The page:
photo illustration by Lucy McElroy
Super PACs cause ugly campaigning season
hen turning on the television, one is lucky to go five minutes without a political commercial and that is how it has been for months and will continue to be until the presidential election. Mitt Romney is not just an ordinary republican candidate, but he is a covetous corporate who has taken away the jobs of working Americans. What about Newt Gingrich who teamed up with Nancy Pelosi and co-sponsored a bill containing money for a United Nations program that supports China’s one-child policy? These commercials are seen by millions of viewers, altering the opinions of the voters. However, if the viewers will notice, these commercials are not ‘approved’ by the actual candidate. The mudslinging commercials are endorsed by the super PACs of the candidates. Super PACs are known as independent committees who raise unlimited amounts of money from different corporations, associations, and individuals and then turn the money around to blatantly advocate for or against political candidates, according to opensecrets.org. In several debates, candidates point out that they have no control over the information in the PACs advertisements. But by the time the candidate can refute the accusa-
tions, the opinions of the viewers and voters may have already been skewed. When will there be a clean election? A time where the country can look at the winning candidate and feel that the person truly deserves to be the next president? All of the bantering, arguing, and name-calling gives election time an ugly aura. At a time where the future seems bright,
Top Super Pacs of 2012 campaign
-Restore Our Future: Pro Romney with over $20,553,189 in independent expenditures -Winning Our Future: Pro Gingrich, with over $9,781,177 in independent expenditures -Endorse Liberty: Pro Paul with over $3,417,194 in independent expenditures - Red, White, and Blue: Pro Santorum with over $3,117,554 in independent expenditures information from opensecrets.org
and changes are coming, all the country can focus on is the negativity and fighting between the candidates. But in reality, the source for all of the arguments is when the candidates feel obligated to defend themselves. Imagine a nation calling you a dishonest, money stealing, corporate. The initial response would be to dispute the claims and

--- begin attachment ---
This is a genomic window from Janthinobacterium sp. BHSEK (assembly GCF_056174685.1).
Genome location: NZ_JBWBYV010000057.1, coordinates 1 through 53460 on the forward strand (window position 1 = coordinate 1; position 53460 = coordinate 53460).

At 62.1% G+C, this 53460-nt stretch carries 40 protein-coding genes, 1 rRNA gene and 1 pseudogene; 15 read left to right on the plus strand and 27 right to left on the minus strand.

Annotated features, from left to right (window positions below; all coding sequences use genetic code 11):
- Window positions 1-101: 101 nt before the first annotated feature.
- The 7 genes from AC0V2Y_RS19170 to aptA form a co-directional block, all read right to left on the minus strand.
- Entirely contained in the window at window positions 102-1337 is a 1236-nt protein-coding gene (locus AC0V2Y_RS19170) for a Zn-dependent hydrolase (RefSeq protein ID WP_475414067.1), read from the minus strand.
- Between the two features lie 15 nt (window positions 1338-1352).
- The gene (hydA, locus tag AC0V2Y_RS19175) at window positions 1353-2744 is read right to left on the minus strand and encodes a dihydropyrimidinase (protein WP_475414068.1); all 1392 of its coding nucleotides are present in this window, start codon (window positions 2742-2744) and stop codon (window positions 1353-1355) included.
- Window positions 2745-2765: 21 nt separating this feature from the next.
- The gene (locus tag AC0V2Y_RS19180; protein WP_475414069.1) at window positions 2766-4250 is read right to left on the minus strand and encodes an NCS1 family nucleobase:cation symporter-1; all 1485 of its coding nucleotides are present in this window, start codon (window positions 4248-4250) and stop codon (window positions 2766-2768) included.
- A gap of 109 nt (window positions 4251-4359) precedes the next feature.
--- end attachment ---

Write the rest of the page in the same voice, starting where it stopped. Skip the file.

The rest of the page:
prove to the country the falseness of the ads. The ads that make a specific candidate appear to be the best suited for the job without slandering other candidates are a bit more effective; people would rather be shown why a specific candidate is better than another without having to listen to the name-calling- at least I would. Who would not pay attention to ads like, “Throughout History - The times have called for a certain type of man with a certain set of skills. 2012 is calling for the knowledge, leadership, intelligence and perspective of such a man. That man is Newt Gingrich.” This is the motto for pro-Gingrich Super PAC, Winning Our Future. It gives the appearance that Gingrich is a loyal, hardworking, and positive candidate to be the next president of the United States. Sure, the super PACs can be pro-Romney, pro-Santorum, and so on. But in the long run, the decision for the next president of this nation is in the hands of the voters. Why spend millions of dollars just to temporarily persuade the voters, when in a few months, the decision will be between the voters. Let the corporations and endorsers sit back one campaigning term and allow the candidates do the actual campaigning. By doing that, it would force the candidates to focus on the main issues at hand and not defending themselves.